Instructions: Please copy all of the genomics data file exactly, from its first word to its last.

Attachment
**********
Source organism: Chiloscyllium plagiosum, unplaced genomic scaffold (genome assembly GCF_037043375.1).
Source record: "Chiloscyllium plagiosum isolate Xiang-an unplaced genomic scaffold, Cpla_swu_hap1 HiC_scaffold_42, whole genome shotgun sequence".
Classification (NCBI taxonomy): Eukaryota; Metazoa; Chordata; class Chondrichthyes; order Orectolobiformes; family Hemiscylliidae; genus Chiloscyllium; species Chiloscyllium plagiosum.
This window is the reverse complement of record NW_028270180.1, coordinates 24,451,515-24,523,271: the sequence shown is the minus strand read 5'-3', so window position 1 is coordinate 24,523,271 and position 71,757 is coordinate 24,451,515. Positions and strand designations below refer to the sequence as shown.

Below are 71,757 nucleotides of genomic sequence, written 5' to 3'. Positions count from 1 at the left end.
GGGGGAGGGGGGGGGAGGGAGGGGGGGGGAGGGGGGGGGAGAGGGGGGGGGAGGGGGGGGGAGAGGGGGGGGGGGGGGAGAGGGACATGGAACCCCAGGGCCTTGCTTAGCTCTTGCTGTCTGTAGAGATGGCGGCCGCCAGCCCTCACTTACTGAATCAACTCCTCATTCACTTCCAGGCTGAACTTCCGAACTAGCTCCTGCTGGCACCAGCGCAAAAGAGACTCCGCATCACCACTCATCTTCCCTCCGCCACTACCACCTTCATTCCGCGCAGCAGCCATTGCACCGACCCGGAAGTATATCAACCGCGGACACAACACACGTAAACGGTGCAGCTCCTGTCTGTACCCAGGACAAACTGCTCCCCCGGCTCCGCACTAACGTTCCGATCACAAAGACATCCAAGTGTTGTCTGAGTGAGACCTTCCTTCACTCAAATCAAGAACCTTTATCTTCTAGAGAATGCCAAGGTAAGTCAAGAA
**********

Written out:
Source organism: Chiloscyllium plagiosum, unplaced genomic scaffold (genome assembly GCF_037043375.1).
Source record: "Chiloscyllium plagiosum isolate Xiang-an unplaced genomic scaffold, Cpla_swu_hap1 HiC_scaffold_42, whole genome shotgun sequence".
Classification (NCBI taxonomy): Eukaryota; Metazoa; Chordata; class Chondrichthyes; order Orectolobiformes; family Hemiscylliidae; genus Chiloscyllium; species Chiloscyllium plagiosum.
This window is the reverse complement of record NW_028270180.1, coordinates 24,451,515-24,523,271: the sequence shown is the minus strand read 5'-3', so window position 1 is coordinate 24,523,271 and position 71,757 is coordinate 24,451,515. Positions and strand designations below refer to the sequence as shown.

Below are 71,757 nucleotides of genomic sequence, written 5' to 3'. Positions count from 1 at the left end.
GGGGGAGGGGGGGGGAGGGAGGGGGGGGGAGGGGGGGGGAGAGGGGGGGGGAGGGGGGGGGAGAGGGGGGGGGGGGGGAGAGGGACATGGAACCCCAGGGCCTTGCTTAGCTCTTGCTGTCTGTAGAGATGGCGGCCGCCAGCCCTCACTTACTGAATCAACTCCTCATTCACTTCCAGGCTGAACTTCCGAACTAGCTCCTGCTGGCACCAGCGCAAAAGAGACTCCGCATCACCACTCATCTTCCCTCCGCCACTACCACCTTCATTCCGCGCAGCAGCCATTGCACCGACCCGGAAGTATATCAACCGCGGACACAACACACGTAAACGGTGCAGCTCCTGTCTGTACCCAGGACAAACTGCTCCCCCGGCTCCGCACTAACGTTCCGATCACAAAGACATCCAAGTGTTGTCTGAGTGAGACCTTCCTTCACTCAAATCAAGAACCTTTATCTTCTAGAGAATGCCAAGGTAAGTCAAGAA